Université Libre de Bruxelles

Vapour Cloud Dynamics

In this fluid dynamics video, the vapour cloud generated near evaporating free liquid surfaces is visualised by Mach-Zehnder interferometry (MZI). More precisely, for evaporating HFE-7100 (from 3M) and ambient conditions, the vapour concentration field and its dynamical behaviour are observed in three simple experiments.
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UFO: "Unidentified" Floating Object Driven by Thermocapillarity

Yuejun Zhao and Chuan-Hua Chen - Duke University

Unidentified Floating Object

In this fluid dynamics video, we show thermocapillary actuation of a binary drop of water and heptanol where the binary drop in motion takes on a UFO-like shape. On a parylene-coated silicon surface subjected to a linear temperature gradient, a pure heptanol droplet quickly moves to the cold side by the Marangoni stress, while a pure water droplet remains stuck due to a large contact angle hysteresis.
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Acoustically-Bound Bubble Crystals

P. Marmottant, D. Rabaud and P. Thibault
CNRS and University of Grenoble

Acoustically-Bound Bubble Crystal

In these fluid dynamics videos, we show how bubbles flowing in a thin microchannel interact under an acoustic field. Because of acoustic interactions without direct contact, bubbles self-organize into periodic patterns, and spontaneously form acoustically bound crystals.
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Feeding Currents Generated by Upside-Down Jellyfish

Megan Gyoerkoe, Terry Rodriguez and Laura Miller
University of North Carolina at Chapel Hill

Upside-Down Jellyfish

The pulsing kinematics and fluid flow around these upside down jellyfish is investigated using a combination of videography, flow visualization, and numerical simulation. Significant mixing occurs around and directly above the oral arms and secondary mouths.
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Locomotion of C elegans in Structured Environments: Experiments and Simulations

Trushant Majmudar, Eric Keaveny, Mike Shelley and Jun Zhang
Courant Institute, New York University

C elegans locomotion

Undulatory locomotion of microorganisms like soil-dwelling worms and spermatozoa, in structured environments, is ubiquitous in nature. They navigate complex environments consisting of fluids and obstacles, negotiating hydrodynamic effects and geometrical constraints.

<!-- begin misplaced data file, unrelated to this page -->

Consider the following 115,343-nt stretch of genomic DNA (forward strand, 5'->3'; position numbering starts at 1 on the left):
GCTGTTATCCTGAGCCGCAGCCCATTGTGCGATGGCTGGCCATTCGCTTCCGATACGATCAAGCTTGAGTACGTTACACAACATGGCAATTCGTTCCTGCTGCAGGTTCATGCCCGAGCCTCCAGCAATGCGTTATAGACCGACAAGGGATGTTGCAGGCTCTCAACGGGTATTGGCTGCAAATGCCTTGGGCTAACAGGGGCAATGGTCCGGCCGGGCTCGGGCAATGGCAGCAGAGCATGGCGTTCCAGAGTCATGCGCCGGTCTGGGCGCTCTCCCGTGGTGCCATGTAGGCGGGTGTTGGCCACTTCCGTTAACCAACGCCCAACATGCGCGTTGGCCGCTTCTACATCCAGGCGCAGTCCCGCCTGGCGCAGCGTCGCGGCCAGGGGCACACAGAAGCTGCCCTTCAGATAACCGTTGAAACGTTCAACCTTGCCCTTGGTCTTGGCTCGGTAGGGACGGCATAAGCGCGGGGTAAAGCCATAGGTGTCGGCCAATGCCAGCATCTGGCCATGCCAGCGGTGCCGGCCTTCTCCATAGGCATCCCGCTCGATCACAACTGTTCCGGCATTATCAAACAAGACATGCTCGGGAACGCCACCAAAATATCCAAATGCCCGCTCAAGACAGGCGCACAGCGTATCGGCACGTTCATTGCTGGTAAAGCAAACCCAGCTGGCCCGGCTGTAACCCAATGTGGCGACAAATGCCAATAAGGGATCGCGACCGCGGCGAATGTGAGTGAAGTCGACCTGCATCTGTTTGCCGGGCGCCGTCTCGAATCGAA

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An Integrated Study of Vortex Formation of Freely Flying Insects

Hui Wan, Yan Ren, Zongxian Liang, Zach Gaston and Haibo Dong
Wright State University

Vortex Formation of Freely Flying Insects

This is a short introduction illustrating vortex formation of freely flying insects.

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Wetting Splashing

Peichun Amy Tsai, Maurice H. W. Hendrix, Remko M. Dijkstra and Detlef Lohse
University of Twente

Wetting Splashing

We show that microscopic boundary condition, imposed by the solid texture, profoundly influences the macroscopic flow dynamics upon super hydrophobic surfaces at high impinging velocity. In addition, the intervening air between the liquid and the solid plays a crucial role in directional splash, which can be eliminated by a reduced air pressure.

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DPIV Measurements of Olympic Skeleton Athletes

Chia Min Leong, YaeEun Moon, Vicki Wu and Timothy Wei - Rensselaer Polytechnic Institute
Steve Peters - USA Bobsled & Skeleton Federation

taking DPIV measurements

In the fluid dynamics video shown, the athlete slowly raised his head while DPIV measurements were made behind the helmet in the separated flow region.

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Freezing Splashes

Terwagne Denis, Caps Hervé, Vandewalle Nicolas, Dorbolo Stéphane and Delon Giles
University of Liège

Freezing SplashesWe have studied the splashing dynamics of water drops impacting granular layers. Depending on the drop kinetic energy, various shapes are observed for the resulting craters.

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Vertically Vibrated Gas-Liquid Interfaces: Surface Deformation and Breakup

T. J. O’Hern, E. F. Romero, C. F. Brooks, B. Shelden, J. R. Torczynski, A. M. Kraynik, L. A. Romero and G. L. Benavides
Sandia National Laboratories

Large-amplitude vibrations produce liquid jets Large-amplitude vibrations produce liquid jets into the gas, droplets pinching off from the jets, gas cavities in the liquid from droplet impact, and bubble transport below the interface, all of which can be seen in the videos.